The Argument

Since bitcoin first boomed, there’s been no shortage of critics to call its rise a bubble and to argue that the currency has no intrinsic value. In September, Dimon called bitcoin a “fraud.” But a month later his chief financial officer followed rivals at Goldman Sachs Group Inc. and Citigroup Inc. in expressing openness to working with cryptocurrencies.  Entrepreneurs in the field say that focusing on the price of bitcoin is missing the point — its value is as proof of concept for a new kind of payment system not reliant on third parties like governments, big banks or credit-card companies. Others say blockchain advocates are hyping what amounts to no more than a new kind of database. Proponents of ether, the second most commonly used digital currency, respond that the etherium blockchain does far more than let bitcoin users send value from one person to another. Its advocates think it could be a universally accessible machine for running businesses, as the technology allows people to do more complex actions in a shared and decentralized manner.

The Reference Shelf

Blockchain Education

The difference between Bitcoin and blockchain for business

Are Bitcoin and blockchain the same thing? No, they aren’t. However, they are closely related. When Bitcoin was released as open source code, blockchain was wrapped up together with it in the same solution. And since Bitcoin was the first application of blockchain, people often inadvertently used “Bitcoin” to mean blockchain. That’s how the misunderstanding started. Blockchain technology has since been extrapolated for use in other industries, but there is still some lingering confusion.

How are Bitcoin and blockchain different?

Bitcoin is a type of unregulated digital currency that was first created by Satoshi Nakamoto in 2008. Also known as a “cryptocurrency,” it was launched with the intention to bypass government currency controls and simplify online transactions by getting rid of third-party payment processing intermediaries. Of course, accomplishing this required more than just the money itself. There had to be a secure way to make transactions with the cryptocurrency.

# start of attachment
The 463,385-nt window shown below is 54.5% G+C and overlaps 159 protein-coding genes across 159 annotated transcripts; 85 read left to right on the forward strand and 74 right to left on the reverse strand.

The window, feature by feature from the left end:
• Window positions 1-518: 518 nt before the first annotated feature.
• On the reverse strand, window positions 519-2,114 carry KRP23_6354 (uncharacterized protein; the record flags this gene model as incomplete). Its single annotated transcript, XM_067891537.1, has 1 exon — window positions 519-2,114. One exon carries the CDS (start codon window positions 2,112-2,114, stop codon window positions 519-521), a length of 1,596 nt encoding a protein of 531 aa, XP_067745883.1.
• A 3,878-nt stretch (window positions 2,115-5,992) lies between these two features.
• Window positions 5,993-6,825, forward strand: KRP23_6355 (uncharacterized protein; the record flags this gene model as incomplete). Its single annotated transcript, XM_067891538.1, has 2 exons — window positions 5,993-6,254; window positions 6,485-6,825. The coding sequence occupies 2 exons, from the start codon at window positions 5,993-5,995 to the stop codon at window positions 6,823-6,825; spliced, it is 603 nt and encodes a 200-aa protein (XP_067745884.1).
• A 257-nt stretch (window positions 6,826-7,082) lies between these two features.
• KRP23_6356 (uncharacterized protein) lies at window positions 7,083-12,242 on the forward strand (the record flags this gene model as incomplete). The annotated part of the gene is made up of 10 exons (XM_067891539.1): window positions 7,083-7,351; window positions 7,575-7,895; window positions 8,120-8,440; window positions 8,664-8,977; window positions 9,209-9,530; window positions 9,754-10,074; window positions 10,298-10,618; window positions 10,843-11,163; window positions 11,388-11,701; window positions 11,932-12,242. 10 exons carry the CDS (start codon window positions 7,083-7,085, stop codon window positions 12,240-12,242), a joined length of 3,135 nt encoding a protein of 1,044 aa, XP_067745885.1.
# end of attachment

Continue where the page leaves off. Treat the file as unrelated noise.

Bitcoin transactions are stored and transferred using a distributed ledger on a peer-to-peer network that is open, public and anonymous. Blockchain is the underpinning technology that maintains the Bitcoin transaction ledger. Learn more here and watch the video below for an overview:


How does the Bitcoin blockchain work?

The Bitcoin blockchain in its simplest form is a database or ledger comprised of Bitcoin transaction records. However, because this database is distributed across a peer-to-peer network and is without a central authority, network participants must agree on the validity of transactions before they can be recorded. This agreement, which is known as “consensus,” is achieved through a process called “mining.”

After someone uses Bitcoins, miners engage in complex, resource-intense computational equations to verify the legitimacy of the transaction. Through mining, a “proof of work” that meets certain requirements is created. The proof of work is a piece of data that is costly and time-consuming to produce but can easily be verified by others. To be considered a valid transaction on the blockchain, an individual record must have a proof of work to show that consensus was achieved. By this design, transaction records cannot be tampered with or changed after they have been added to the blockchain.

How is blockchain for business different?